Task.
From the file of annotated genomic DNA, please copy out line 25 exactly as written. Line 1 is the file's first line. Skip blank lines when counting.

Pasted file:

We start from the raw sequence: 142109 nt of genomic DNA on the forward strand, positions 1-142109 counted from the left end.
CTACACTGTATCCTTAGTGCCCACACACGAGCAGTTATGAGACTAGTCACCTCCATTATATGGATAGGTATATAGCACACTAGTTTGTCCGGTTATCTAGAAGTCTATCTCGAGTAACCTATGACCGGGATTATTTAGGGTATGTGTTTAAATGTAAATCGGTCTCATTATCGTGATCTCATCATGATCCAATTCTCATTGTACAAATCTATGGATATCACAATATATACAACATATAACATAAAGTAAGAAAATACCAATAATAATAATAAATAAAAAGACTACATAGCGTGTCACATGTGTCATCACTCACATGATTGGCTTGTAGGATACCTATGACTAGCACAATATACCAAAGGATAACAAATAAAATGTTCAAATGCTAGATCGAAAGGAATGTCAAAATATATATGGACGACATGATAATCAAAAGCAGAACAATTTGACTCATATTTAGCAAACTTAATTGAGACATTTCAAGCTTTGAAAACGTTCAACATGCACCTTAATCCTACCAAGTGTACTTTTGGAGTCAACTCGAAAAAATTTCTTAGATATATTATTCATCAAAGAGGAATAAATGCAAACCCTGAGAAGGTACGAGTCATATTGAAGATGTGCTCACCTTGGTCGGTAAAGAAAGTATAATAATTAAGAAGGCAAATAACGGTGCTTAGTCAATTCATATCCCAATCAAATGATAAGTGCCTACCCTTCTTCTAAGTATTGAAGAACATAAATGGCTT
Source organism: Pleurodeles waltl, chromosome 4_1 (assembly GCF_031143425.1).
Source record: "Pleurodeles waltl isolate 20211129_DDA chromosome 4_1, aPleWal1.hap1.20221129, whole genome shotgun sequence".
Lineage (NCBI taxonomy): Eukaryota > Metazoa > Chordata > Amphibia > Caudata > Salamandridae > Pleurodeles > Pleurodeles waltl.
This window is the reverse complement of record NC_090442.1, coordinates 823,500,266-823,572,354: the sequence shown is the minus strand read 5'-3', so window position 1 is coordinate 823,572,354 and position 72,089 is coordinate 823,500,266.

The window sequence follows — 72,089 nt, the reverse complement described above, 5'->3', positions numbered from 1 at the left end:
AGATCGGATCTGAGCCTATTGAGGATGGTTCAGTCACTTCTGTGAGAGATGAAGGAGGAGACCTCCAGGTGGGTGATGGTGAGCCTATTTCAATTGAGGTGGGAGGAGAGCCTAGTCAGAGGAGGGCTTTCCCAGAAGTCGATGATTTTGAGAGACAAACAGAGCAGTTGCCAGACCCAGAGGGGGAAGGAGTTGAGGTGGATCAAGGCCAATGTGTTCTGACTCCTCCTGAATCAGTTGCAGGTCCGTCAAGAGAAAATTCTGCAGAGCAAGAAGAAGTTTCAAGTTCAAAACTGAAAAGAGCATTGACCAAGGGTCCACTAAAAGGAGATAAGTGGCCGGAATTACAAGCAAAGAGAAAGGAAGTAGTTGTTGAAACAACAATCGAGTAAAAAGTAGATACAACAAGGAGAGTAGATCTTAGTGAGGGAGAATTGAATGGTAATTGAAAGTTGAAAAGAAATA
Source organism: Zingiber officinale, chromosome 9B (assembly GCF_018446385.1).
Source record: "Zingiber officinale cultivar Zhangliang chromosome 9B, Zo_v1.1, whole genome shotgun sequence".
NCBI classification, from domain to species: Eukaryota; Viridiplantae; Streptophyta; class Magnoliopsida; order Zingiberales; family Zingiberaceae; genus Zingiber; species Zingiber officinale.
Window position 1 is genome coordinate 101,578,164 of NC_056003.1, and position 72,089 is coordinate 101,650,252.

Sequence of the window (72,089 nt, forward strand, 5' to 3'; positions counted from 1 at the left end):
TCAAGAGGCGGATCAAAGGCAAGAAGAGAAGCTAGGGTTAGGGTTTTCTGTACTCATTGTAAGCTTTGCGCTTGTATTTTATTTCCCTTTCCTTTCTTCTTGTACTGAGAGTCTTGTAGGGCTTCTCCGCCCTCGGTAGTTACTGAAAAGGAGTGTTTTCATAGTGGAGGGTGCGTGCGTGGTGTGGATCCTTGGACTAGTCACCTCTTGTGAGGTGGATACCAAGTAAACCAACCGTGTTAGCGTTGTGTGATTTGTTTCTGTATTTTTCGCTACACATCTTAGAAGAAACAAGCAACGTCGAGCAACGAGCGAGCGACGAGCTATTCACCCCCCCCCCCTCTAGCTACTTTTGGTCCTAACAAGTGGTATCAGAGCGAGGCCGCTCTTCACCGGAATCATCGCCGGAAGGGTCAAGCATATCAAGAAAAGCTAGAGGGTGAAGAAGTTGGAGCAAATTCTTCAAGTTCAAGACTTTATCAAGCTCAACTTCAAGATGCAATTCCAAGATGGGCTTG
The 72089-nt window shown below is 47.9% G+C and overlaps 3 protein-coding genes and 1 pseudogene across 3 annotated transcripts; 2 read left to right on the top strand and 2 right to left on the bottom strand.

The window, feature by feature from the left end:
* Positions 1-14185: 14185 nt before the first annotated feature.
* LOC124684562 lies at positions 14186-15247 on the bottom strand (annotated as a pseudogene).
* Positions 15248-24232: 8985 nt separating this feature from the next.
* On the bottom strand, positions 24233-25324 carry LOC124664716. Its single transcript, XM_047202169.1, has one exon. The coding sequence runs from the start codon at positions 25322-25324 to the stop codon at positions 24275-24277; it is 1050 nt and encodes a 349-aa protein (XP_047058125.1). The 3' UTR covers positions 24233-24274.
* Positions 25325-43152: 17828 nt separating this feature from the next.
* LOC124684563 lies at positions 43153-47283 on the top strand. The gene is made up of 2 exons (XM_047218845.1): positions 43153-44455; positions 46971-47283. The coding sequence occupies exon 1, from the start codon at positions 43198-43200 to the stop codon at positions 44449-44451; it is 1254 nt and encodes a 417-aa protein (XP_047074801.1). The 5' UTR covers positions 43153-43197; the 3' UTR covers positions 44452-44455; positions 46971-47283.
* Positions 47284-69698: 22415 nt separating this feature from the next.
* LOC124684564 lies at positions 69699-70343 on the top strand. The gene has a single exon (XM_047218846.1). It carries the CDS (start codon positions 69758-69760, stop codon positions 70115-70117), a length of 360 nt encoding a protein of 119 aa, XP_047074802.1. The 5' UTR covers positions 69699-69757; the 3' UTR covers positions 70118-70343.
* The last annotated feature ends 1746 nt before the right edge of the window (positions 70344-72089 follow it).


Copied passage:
* The last annotated feature ends 1746 nt before the right edge of the window (positions 70344-72089 follow it).